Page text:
The reference to gnolls is made despite the fact that gnolls are not included in the rulebook until the 2nd edition. In B2, the Kobold Chieftain has 2 HD, AC4 (chain & shield) and does 2-8 points of damage with a battle axe. The 2 HD and 2-8 damage are the same as a gnoll in the 2nd edition Holmes rulebook. His guards only have 1+1 HD, however. B/X follows these HD exactly for kobold chieftain/guards, but gives them damage that is "1-4 or by weapon -1". The Monster Manual has kobold leaders and guards equal only to goblins.

Later versions of D&D seem to appear to drop the magic resistance of kobolds completely. B/X has them saving as a normal man.

Lizard Man 

Lizard Men first appeared in Greyhawk. The Holmes manuscript follows the original description but adds a bit of macabre humor about their feeding habits: "...with the man served as the main course!". The original description gave them a chance of living "wholly under water or in very wet places (65%/35%)", but Holmes simplifies this to "aquatic". The Monster Manual would later describe them as "semi-aquatic".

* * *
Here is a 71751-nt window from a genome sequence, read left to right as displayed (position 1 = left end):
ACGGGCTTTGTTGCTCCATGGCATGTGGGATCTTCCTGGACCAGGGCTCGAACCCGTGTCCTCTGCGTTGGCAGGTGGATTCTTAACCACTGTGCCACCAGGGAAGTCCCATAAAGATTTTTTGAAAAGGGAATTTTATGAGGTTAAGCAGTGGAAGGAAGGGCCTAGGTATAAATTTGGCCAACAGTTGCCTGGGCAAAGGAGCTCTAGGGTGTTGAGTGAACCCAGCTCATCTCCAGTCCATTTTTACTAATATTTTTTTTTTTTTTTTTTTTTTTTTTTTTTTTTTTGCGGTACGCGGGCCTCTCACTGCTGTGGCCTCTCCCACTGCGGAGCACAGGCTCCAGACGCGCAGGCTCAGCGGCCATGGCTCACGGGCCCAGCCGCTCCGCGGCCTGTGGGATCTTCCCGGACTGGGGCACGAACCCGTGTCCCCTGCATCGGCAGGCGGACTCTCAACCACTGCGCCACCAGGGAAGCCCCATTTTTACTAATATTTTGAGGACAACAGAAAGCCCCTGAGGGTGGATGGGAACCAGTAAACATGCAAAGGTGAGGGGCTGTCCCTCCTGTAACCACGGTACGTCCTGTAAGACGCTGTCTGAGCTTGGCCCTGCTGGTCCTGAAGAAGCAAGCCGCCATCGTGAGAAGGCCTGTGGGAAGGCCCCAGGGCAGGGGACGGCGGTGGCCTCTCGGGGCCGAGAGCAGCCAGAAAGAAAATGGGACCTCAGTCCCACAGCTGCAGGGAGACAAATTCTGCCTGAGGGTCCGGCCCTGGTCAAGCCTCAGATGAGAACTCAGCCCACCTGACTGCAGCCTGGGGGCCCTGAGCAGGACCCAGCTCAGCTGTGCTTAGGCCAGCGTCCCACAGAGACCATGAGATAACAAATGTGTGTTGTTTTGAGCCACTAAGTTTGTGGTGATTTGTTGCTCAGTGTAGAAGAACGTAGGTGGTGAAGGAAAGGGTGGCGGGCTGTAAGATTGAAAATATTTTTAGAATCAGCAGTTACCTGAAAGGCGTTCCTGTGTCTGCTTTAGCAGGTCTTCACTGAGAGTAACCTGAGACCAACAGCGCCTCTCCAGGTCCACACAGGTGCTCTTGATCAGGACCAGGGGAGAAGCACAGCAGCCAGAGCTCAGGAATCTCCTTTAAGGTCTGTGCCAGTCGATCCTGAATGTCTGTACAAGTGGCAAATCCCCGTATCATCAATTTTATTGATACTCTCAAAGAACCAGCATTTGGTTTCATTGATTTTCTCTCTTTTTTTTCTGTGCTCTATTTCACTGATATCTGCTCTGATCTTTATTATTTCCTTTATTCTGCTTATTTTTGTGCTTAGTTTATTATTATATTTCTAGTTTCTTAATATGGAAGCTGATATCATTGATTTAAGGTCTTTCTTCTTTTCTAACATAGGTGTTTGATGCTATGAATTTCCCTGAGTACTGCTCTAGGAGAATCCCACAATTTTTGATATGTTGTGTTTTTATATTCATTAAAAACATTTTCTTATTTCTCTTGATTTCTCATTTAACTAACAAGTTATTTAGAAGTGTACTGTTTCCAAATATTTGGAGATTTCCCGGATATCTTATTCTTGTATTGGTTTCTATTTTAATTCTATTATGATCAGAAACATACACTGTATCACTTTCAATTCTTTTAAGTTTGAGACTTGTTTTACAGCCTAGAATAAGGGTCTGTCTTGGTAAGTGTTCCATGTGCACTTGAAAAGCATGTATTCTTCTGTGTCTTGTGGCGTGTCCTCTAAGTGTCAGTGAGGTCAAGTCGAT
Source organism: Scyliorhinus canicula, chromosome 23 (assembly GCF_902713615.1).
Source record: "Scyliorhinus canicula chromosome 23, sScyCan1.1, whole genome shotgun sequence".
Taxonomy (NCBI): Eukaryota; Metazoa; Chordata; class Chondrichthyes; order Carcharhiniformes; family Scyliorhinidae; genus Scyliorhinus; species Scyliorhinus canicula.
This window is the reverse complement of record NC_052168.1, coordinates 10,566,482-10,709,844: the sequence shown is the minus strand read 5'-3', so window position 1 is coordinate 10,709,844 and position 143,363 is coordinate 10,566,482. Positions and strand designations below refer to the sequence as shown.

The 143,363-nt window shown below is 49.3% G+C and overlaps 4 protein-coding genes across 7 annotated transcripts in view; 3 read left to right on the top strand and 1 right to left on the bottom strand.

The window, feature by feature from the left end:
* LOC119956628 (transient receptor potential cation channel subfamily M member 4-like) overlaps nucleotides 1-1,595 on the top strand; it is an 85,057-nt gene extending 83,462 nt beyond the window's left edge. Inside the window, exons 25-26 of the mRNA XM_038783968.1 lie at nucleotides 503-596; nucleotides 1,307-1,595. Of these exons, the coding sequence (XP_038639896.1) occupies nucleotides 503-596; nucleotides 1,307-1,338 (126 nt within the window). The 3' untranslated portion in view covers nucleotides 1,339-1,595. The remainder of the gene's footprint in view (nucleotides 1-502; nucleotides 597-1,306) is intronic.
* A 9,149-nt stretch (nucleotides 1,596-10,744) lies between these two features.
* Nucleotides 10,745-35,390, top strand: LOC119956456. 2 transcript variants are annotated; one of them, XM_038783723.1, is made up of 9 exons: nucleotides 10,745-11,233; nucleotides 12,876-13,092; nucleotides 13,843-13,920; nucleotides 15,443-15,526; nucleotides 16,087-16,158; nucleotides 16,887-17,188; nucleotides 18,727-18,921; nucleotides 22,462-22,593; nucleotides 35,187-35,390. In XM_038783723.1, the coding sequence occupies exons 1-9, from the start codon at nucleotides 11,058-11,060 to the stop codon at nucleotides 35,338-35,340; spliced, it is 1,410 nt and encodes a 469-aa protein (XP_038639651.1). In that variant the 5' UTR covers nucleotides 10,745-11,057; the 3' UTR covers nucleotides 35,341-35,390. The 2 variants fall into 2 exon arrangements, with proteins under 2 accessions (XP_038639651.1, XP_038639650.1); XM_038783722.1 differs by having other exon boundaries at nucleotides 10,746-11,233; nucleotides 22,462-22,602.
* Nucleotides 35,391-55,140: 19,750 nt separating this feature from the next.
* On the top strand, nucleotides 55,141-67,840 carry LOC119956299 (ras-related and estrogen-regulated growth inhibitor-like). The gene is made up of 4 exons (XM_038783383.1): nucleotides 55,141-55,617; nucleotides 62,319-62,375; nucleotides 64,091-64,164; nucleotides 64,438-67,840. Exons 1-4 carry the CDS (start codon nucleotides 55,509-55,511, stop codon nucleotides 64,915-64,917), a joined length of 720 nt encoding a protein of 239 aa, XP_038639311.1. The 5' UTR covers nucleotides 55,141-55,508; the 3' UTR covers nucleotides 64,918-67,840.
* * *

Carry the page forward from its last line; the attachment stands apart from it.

Holmes retains their "use of weapons such as spears and clubs" from the original. Greyhawk is a bit confusing on this point because while this is mentioned in the description, under the varying dice damage, they are noted as attacking with "2 claws/1 bite" and doing "1-3/claw, 1-8/bite", with no mention of weapon type. Holmes, of course, leaves out the varying dice damage and multiple attacks in the manuscript. The published rulebook just adds in a single attack of "1-8" without noting what form of attack it is (i.e., bite or spear/clubs?). The module B2 treats them the same.